General Article Should children be told they were donor-conceived?

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The Nuffield Council on Bioethics has today launched a call for people’s views on this and other ethical questions related to information about donor conception.

Many people support openness within families about donor conception, including organisations representing donor-conceived families and social workers, and the fertility regulator. The law was changed in 2005 so that donor-conceived children when they reach 18 can find out the identity of the donor and whether they have any half-brothers or sisters. But it is not clear how many families tell their children they were donor-conceived.1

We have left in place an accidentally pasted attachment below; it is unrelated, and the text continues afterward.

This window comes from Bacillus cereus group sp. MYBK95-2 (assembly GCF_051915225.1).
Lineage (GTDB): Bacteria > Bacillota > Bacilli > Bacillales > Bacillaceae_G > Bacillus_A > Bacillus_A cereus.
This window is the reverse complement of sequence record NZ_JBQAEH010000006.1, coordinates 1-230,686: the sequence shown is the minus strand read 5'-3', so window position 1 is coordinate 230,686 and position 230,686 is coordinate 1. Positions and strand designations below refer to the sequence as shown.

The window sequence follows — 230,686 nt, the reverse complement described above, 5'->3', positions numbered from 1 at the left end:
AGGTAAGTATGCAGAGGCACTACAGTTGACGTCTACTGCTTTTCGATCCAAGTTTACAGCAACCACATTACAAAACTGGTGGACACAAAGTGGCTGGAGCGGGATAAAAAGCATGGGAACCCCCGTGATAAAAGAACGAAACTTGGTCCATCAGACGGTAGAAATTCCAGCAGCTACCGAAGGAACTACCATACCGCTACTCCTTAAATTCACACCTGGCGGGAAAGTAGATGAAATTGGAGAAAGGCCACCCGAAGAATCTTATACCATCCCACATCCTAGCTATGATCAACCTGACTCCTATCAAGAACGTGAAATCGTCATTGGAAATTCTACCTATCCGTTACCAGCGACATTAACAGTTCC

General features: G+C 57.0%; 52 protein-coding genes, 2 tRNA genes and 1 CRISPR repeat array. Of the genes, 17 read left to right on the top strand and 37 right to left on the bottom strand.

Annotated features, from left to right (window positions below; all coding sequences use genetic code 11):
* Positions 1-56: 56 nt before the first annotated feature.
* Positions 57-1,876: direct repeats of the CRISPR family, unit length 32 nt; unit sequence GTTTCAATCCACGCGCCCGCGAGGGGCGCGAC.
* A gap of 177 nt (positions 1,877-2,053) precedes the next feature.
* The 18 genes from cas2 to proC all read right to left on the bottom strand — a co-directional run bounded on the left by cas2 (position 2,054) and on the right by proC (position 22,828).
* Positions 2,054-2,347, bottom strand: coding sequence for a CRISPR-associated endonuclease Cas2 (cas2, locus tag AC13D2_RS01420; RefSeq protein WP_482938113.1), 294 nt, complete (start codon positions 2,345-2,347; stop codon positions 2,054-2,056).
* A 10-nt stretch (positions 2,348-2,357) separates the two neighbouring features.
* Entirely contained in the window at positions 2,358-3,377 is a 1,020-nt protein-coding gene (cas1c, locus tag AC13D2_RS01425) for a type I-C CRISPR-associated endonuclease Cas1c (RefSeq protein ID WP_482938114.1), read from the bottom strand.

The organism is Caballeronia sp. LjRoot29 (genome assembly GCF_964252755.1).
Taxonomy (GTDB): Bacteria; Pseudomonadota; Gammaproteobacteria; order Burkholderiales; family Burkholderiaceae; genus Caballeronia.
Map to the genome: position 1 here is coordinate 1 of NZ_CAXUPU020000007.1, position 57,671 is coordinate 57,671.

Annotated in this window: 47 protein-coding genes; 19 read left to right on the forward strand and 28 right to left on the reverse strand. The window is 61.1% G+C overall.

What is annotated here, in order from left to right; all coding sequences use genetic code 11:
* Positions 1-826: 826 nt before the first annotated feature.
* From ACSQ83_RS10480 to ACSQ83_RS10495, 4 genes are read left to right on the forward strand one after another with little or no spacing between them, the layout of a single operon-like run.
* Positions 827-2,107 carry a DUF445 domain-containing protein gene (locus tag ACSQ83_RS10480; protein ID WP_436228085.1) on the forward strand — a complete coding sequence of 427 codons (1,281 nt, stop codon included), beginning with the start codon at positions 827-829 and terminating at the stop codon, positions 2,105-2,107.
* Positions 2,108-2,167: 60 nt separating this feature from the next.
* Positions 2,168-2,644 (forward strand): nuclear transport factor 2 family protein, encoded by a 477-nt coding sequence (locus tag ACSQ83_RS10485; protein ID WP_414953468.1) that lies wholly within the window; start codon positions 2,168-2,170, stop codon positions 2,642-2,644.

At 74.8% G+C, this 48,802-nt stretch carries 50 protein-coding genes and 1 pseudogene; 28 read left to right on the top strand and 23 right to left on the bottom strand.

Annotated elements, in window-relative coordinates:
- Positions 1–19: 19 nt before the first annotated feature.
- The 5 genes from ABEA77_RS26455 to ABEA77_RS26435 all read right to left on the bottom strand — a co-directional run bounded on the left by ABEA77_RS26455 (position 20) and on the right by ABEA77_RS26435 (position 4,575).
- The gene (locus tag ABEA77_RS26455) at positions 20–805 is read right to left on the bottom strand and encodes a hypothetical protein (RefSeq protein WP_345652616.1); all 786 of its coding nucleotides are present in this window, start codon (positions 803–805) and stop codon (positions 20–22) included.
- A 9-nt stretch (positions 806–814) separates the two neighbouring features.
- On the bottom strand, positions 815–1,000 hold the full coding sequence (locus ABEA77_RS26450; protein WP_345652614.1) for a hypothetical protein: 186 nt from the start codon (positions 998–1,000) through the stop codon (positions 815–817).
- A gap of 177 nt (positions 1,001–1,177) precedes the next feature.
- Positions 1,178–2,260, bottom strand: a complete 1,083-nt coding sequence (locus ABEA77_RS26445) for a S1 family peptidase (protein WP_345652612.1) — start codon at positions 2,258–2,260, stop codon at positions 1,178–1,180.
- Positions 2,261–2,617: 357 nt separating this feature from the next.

Dr Rhona Knight, a GP and chair of the Nuffield Council inquiry, said: ‘The law has changed to allow donor-conceived people to have more information about their donors, but many are unaware of their donor conception. We are interested in finding out why, and in hearing people’s views on the responsibilities of families with regard to telling, as well as what kind of support they might need.’


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